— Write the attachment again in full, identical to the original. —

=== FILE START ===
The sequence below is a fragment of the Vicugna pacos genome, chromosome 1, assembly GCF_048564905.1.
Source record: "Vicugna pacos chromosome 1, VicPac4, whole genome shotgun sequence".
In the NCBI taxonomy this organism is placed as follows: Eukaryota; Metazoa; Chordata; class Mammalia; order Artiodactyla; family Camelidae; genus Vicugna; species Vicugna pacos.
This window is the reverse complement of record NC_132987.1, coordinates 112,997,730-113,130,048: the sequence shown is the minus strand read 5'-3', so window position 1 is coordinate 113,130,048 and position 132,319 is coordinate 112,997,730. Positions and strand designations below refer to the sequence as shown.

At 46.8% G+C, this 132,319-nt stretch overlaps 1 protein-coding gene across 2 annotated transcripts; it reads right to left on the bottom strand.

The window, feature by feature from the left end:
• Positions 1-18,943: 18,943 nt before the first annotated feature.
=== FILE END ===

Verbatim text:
The sequence below is a fragment of the Vicugna pacos genome, chromosome 1, assembly GCF_048564905.1.
Source record: "Vicugna pacos chromosome 1, VicPac4, whole genome shotgun sequence".
In the NCBI taxonomy this organism is placed as follows: Eukaryota; Metazoa; Chordata; class Mammalia; order Artiodactyla; family Camelidae; genus Vicugna; species Vicugna pacos.
This window is the reverse complement of record NC_132987.1, coordinates 112,997,730-113,130,048: the sequence shown is the minus strand read 5'-3', so window position 1 is coordinate 113,130,048 and position 132,319 is coordinate 112,997,730. Positions and strand designations below refer to the sequence as shown.

At 46.8% G+C, this 132,319-nt stretch overlaps 1 protein-coding gene across 2 annotated transcripts; it reads right to left on the bottom strand.

The window, feature by feature from the left end:
• Positions 1-18,943: 18,943 nt before the first annotated feature.